Saatchi & Saatchi Pro commissioned an all cap condensed headline letter for their rebrand of Avolon, a leader in aircraft leasing. Their starting point was the Medium Condensed cut of Akzidenz Grotesk (also known as Standard) by the Berthold Type Foundry and first released at the end of the 19th century [figs 2 & 3].
Visually, Saatchi’s branding was heading toward a clean modernist style, which Akzidenz Grotesk is historically associated with. However, the coolness of Akzidenz Grotesk is a little lost in the Medium Condensed cut, with its rather stiff, square and static letter shapes. A more energetic and rounder look was needed. We first started work on building the condensed letter proportions whilst at the same time simplifying several of their structures [figs 4–8]. One troublesome area in condensed monoline types is the visual bulking up where diagonals meet. Once spotted this visual error just grates and annoys and requires a vast amount of juggling with the line weights to reduce the problem and visually balance all the letters together [figs 9 & 10].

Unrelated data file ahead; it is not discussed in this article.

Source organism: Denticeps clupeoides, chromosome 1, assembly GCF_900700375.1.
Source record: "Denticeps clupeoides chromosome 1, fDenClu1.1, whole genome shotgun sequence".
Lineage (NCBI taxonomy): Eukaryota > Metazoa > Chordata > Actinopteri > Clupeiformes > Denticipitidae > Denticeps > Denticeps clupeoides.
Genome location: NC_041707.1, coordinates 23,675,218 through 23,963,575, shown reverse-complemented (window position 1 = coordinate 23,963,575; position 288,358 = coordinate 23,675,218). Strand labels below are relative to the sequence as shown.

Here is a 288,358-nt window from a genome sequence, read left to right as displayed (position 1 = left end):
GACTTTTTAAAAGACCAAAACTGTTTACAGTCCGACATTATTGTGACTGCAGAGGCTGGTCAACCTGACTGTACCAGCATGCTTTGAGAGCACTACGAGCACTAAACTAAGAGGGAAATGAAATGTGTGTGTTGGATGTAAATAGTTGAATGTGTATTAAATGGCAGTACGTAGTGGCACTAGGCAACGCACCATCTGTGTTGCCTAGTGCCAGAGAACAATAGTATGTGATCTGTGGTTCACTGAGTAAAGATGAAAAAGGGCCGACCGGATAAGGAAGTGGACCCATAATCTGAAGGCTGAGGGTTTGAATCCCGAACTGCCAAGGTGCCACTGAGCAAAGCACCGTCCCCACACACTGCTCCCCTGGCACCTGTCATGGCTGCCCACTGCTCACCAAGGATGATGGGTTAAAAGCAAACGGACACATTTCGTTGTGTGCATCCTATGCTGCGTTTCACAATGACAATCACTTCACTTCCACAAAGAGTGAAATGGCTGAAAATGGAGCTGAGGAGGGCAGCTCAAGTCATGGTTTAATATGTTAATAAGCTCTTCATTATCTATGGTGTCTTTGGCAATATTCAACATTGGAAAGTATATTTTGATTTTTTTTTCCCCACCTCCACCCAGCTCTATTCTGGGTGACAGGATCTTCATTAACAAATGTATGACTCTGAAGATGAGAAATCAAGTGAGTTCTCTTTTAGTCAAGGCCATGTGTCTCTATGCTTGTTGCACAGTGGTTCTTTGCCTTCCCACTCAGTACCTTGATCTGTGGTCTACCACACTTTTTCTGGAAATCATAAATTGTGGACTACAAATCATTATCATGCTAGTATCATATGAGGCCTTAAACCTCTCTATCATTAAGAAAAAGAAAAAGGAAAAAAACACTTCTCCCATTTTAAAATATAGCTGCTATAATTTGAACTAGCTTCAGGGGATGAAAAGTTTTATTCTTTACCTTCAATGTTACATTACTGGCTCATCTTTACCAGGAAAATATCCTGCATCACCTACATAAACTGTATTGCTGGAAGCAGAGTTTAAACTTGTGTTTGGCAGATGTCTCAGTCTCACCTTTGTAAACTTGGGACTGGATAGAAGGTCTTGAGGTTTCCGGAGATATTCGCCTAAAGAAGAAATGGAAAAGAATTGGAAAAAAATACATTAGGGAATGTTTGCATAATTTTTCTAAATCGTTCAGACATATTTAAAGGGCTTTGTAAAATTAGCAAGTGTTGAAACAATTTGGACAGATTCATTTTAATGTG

A variety of trials were made to add cuts to several letters which were developed from the company logo detail. Some different letter shapes were tried, such as matching the K and R legs, a simpler G with no spur, a J with a flat curve [figs 4 & 6]. Ultimately many of these weren’t needed, but had to be seen in order to be dismissed.
Half way through developing the design it was felt that the overall proportion of the typeface was too wide. So it was decided that the type needed to be more of a compressed style than a condensed one. Ultimately aiming for a tight visual texture. There were concerns over legibility but as the type was intended for short headline use, these didn’t limit or direct the design greatly.
Compressing the type allowed for a greater play with the vertical and horizontal line weights as well as incorporating more exaggerated ink traps to reduce the visual bulking of strokes. The modifications required to define complex letter shapes, and to trick the eye and mind into perceiving the shape correctly, also have the potential to be developed more formally as part of the type’s visual style [fig 12]. The deep cuts and variety of stroke weight across a letter’s shape help to create sparkle and interest. All of which needed to be reflected evenly across the whole character set in order to maintain a visual texture [figs 13–15].
Avolon Headline is a single weight font with 119 glyphs